Witness for Freedom: African American Voices on Race, Slavery, and Emancipation

By C. Peter Ripley; Roy E. Finkenbine et al. | Go to book overview
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The largest, most important collection of antebellum black documents is The Black Abolitionist Papers, 1830-1865 ( Ann Arbor, Mich., 1979), 17 microfilm reels. Selected documents from the microfilm edition appear in C. Peter Ripley et al., eds., The Black Abolitionist Papers, 5 vols. ( Chapel Hill, N.C., 1985-92) (abbreviated throughout as BAP). For the Civil War and Reconstruction, see Ira Berlin et al., eds., Freedom: A Documentary History of Emancipation, 1861-1867, 4 vols. to date ( Cambridge, Mass., 1982- ). The correspondence of many black abolitionists who had ties with the American Missionary Association is on microfilm and accessible through the Amistad Research Center's helpful guide, Author and Added Entry Catalog of the American Missionary Association, 3 vols. (Westport, Conn., 1970). Frederick Douglass's speeches and writings appear in John W. Blassingame, ed., The Frederick Douglass Papers, 3 vols. to date ( New Haven, Conn., 1979- ), and Philip S. Foner, ed., The Life and Writings of Frederick Douglass, 5 vols. ( New York, N.Y., 1950-75).

The pioneering African American historian Carter G. Woodson has edited two anthologies of African American documents: Negro Orators and Their Orations ( New York, N.Y., 1925) and The Mind of the Negro ( Washington, D.C., 1926). Other collections of African American writings include Dorothy Porter, ed., Early Negro Writing, 1760-1837 ( Boston, Mass., 1971) and Negro Protest Pamphlets ( New York, N. Y., 1969), and Herbert Aptheker, A Documentary History of the Negro People in the United States ( New York, N.Y., 1951). The writings and speeches of several African American women are highlighted in Dorothy Sterling, ed., We Are Your Sisters: Black Women in the Nineteenth Century ( New York, N.Y., 1984). Recent editions of Frances Ellen Watkins Harper 's works include Maryemma Graham, ed., Complete Poems of Frances Ellen Watkins Harper ( New York, N.Y., 1988), and Frances Smith Foster, ed., A Brighter Day Coming: A Frances Ellen Watkins Harper Reader ( New York, N.Y., 1990).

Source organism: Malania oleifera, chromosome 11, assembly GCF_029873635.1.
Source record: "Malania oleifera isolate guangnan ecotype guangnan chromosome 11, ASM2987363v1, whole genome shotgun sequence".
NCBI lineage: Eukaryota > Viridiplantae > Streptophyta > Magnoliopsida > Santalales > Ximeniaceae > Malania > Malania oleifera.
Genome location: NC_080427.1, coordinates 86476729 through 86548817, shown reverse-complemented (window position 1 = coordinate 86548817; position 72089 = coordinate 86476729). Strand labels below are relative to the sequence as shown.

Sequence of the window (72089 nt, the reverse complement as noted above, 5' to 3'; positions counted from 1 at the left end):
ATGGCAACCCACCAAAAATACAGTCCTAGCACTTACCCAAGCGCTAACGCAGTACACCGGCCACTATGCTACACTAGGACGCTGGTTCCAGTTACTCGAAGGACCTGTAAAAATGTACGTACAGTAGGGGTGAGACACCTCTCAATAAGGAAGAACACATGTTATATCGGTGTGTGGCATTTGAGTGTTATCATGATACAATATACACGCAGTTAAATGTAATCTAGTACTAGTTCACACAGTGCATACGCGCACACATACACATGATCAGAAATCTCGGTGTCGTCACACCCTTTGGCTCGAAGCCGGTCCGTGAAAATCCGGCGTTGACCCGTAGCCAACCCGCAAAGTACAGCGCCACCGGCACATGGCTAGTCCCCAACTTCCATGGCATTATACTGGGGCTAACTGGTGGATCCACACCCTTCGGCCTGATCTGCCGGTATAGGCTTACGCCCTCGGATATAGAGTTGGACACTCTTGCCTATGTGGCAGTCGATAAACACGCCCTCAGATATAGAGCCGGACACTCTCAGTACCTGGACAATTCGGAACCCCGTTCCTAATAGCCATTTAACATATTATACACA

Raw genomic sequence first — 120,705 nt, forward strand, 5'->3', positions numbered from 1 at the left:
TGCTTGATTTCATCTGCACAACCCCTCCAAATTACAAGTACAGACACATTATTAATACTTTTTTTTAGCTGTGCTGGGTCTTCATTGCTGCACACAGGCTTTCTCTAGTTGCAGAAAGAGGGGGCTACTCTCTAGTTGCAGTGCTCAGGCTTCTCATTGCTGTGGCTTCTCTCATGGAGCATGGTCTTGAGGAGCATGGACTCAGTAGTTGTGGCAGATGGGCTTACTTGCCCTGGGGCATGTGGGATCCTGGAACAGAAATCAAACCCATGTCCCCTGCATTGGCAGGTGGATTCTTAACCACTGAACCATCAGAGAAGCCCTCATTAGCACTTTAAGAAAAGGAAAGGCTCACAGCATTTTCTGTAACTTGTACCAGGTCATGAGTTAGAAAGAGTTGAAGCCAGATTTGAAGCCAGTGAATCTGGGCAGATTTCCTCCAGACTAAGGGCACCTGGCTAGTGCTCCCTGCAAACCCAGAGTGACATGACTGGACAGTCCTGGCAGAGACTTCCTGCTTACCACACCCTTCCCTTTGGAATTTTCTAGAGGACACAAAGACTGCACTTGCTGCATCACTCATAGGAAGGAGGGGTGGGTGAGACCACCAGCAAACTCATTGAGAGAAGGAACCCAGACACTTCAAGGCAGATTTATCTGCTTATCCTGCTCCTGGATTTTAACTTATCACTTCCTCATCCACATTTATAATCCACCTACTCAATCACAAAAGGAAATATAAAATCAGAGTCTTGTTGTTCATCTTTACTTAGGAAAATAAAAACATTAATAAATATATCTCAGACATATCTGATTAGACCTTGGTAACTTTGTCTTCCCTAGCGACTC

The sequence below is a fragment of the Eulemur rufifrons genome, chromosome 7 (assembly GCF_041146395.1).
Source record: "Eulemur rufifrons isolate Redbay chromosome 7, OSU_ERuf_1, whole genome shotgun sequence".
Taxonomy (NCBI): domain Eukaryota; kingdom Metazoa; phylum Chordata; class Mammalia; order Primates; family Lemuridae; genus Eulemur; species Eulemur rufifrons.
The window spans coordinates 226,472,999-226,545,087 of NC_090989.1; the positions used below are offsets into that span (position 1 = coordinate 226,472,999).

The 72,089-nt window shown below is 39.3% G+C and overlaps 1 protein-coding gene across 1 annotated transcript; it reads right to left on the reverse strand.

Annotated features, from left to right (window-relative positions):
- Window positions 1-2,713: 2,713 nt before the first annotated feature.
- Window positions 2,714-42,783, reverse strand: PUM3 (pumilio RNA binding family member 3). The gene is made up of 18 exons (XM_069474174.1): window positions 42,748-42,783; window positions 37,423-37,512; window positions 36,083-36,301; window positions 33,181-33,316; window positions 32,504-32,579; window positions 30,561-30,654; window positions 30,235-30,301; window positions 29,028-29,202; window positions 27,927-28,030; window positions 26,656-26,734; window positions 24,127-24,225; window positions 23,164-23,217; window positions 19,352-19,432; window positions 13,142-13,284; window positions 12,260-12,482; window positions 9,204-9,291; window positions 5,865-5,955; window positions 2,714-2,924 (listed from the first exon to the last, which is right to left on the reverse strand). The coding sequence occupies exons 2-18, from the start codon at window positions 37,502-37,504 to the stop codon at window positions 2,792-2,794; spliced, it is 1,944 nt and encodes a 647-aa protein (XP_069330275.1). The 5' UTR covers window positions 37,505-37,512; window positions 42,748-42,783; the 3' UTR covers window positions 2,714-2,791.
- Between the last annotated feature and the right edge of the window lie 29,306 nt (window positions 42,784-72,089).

Biographical sketches and other information can be gleaned from the works of two African American abolitionists: William C. Nell, Colored Patriots of the American Revolution ( Boston, Mass., 1855), and Martin R. Delany, The Condition, Elevation, Emigration and Destiny of the Colored People of the UnitedStates


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